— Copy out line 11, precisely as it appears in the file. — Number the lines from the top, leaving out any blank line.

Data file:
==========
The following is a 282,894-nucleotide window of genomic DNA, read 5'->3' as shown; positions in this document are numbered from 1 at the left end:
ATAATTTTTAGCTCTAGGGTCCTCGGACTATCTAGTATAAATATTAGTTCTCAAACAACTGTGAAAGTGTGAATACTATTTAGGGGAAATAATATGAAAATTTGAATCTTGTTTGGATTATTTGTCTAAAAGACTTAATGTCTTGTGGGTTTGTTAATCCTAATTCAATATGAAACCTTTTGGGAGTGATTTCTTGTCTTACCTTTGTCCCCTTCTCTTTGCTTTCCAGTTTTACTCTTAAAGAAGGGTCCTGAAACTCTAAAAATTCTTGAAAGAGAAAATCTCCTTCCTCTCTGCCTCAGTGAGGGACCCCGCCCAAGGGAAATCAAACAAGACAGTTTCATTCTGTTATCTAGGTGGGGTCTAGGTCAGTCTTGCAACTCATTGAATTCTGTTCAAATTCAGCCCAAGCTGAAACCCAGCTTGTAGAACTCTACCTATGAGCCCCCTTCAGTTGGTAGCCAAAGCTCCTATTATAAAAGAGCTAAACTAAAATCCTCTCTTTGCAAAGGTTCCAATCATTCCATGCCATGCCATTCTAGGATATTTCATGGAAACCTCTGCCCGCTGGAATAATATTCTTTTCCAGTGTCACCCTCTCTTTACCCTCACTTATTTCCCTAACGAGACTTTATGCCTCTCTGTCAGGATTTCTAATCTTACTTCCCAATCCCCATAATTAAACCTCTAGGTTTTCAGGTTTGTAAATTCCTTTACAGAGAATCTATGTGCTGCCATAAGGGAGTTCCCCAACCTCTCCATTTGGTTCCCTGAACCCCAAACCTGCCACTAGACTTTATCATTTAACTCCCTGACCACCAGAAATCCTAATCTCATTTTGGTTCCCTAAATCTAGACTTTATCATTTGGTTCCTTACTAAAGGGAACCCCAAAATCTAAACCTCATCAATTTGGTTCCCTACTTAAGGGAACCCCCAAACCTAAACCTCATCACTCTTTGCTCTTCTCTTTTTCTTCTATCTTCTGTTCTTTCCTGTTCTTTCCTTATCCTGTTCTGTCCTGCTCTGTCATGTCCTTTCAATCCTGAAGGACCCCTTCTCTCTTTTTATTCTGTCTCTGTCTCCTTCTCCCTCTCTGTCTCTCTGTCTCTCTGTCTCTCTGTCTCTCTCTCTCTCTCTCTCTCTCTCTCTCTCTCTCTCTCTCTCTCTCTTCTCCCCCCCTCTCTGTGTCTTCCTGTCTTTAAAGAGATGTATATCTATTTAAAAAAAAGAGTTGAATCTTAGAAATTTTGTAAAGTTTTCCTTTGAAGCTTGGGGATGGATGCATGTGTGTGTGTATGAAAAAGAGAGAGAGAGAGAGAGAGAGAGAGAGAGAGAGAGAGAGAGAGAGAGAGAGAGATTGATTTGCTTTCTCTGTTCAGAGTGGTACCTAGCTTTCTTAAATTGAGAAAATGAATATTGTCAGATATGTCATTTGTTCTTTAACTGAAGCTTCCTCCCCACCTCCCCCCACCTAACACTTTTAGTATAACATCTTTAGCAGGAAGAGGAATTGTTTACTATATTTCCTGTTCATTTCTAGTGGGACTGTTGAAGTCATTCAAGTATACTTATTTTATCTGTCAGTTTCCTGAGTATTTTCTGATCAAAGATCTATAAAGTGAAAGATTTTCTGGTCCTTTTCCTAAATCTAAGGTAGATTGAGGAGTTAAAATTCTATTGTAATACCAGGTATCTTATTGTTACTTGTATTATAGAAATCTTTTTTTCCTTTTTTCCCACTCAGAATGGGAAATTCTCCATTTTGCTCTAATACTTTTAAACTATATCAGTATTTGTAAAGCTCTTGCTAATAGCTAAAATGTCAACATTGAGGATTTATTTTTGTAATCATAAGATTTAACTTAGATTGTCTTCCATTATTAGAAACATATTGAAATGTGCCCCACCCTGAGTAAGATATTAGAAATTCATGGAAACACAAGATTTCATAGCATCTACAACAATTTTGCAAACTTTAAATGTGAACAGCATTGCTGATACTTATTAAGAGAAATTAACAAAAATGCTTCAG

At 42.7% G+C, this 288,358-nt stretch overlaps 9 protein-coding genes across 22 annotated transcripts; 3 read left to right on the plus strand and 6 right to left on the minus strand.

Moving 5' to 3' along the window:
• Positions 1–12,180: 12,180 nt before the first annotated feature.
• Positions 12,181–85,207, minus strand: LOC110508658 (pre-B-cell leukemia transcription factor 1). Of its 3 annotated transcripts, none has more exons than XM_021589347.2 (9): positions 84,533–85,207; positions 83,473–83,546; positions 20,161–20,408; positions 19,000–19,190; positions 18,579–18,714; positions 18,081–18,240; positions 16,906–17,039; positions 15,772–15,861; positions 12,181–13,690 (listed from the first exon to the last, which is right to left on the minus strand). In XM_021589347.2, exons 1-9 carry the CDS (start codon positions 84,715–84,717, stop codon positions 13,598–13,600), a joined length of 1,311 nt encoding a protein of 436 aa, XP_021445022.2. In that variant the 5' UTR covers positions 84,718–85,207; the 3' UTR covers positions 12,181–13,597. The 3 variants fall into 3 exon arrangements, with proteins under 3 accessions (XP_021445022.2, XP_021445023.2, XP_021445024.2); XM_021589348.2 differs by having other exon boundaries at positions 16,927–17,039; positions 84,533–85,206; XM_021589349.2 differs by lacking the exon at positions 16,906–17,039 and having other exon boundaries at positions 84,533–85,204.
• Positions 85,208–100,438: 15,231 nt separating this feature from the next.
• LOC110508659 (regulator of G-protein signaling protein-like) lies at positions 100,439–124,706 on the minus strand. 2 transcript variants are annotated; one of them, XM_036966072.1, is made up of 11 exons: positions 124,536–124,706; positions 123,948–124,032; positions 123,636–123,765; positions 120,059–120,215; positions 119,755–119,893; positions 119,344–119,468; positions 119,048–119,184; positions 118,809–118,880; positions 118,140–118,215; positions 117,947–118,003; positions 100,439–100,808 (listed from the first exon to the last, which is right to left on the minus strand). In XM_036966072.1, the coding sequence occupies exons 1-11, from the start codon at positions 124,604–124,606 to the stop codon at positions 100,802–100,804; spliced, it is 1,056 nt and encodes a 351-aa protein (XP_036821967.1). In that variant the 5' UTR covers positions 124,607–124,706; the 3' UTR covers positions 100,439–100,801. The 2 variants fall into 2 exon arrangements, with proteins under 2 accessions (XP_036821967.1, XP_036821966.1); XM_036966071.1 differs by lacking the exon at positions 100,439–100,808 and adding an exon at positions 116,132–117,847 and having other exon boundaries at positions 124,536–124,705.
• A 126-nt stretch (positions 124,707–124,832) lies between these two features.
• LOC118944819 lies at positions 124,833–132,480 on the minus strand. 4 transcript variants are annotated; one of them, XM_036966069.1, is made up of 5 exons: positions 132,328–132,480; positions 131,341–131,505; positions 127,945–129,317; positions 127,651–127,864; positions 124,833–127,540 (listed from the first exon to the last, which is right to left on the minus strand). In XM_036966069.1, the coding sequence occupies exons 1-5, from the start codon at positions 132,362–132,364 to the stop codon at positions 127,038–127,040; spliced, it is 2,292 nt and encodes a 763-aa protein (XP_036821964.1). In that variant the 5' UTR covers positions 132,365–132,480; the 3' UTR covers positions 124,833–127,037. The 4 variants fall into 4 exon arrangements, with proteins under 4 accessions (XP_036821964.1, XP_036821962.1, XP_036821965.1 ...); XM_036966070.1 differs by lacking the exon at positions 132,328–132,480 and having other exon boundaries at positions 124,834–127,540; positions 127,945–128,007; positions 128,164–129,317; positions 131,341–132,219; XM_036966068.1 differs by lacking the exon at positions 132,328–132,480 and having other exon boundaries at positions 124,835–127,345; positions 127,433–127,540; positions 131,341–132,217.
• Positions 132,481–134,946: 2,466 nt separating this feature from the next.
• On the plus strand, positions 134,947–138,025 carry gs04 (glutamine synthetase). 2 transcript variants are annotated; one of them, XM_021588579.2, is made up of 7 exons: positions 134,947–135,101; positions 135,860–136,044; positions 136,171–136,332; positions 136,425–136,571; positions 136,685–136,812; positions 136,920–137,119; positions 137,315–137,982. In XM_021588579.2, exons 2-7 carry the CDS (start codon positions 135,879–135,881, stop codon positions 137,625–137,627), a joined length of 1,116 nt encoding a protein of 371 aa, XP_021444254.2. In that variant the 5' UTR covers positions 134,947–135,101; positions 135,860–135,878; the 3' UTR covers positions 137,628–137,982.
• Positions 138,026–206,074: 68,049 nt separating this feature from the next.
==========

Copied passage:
• Positions 132,481–134,946: 2,466 nt separating this feature from the next.